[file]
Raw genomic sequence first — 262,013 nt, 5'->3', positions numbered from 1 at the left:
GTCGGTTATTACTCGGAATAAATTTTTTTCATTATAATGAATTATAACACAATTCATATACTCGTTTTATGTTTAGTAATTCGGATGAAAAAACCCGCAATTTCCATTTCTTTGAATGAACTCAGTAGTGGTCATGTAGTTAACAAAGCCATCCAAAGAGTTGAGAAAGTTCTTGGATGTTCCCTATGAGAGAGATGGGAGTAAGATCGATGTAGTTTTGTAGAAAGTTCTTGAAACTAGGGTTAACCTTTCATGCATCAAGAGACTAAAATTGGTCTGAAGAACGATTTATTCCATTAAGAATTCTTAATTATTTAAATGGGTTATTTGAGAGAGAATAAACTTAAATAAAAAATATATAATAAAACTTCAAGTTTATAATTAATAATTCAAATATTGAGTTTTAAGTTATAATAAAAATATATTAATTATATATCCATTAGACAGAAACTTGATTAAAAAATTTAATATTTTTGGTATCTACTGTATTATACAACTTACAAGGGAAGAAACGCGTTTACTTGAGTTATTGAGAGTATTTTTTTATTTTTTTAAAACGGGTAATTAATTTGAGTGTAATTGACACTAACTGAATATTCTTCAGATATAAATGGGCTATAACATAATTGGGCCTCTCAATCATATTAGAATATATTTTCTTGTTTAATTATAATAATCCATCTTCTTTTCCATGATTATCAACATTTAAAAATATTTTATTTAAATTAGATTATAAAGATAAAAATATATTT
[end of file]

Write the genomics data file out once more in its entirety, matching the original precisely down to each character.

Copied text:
Raw genomic sequence first — 262,013 nt, 5'->3', positions numbered from 1 at the left:
GTCGGTTATTACTCGGAATAAATTTTTTTCATTATAATGAATTATAACACAATTCATATACTCGTTTTATGTTTAGTAATTCGGATGAAAAAACCCGCAATTTCCATTTCTTTGAATGAACTCAGTAGTGGTCATGTAGTTAACAAAGCCATCCAAAGAGTTGAGAAAGTTCTTGGATGTTCCCTATGAGAGAGATGGGAGTAAGATCGATGTAGTTTTGTAGAAAGTTCTTGAAACTAGGGTTAACCTTTCATGCATCAAGAGACTAAAATTGGTCTGAAGAACGATTTATTCCATTAAGAATTCTTAATTATTTAAATGGGTTATTTGAGAGAGAATAAACTTAAATAAAAAATATATAATAAAACTTCAAGTTTATAATTAATAATTCAAATATTGAGTTTTAAGTTATAATAAAAATATATTAATTATATATCCATTAGACAGAAACTTGATTAAAAAATTTAATATTTTTGGTATCTACTGTATTATACAACTTACAAGGGAAGAAACGCGTTTACTTGAGTTATTGAGAGTATTTTTTTATTTTTTTAAAACGGGTAATTAATTTGAGTGTAATTGACACTAACTGAATATTCTTCAGATATAAATGGGCTATAACATAATTGGGCCTCTCAATCATATTAGAATATATTTTCTTGTTTAATTATAATAATCCATCTTCTTTTCCATGATTATCAACATTTAAAAATATTTTATTTAAATTAGATTATAAAGATAAAAATATATTT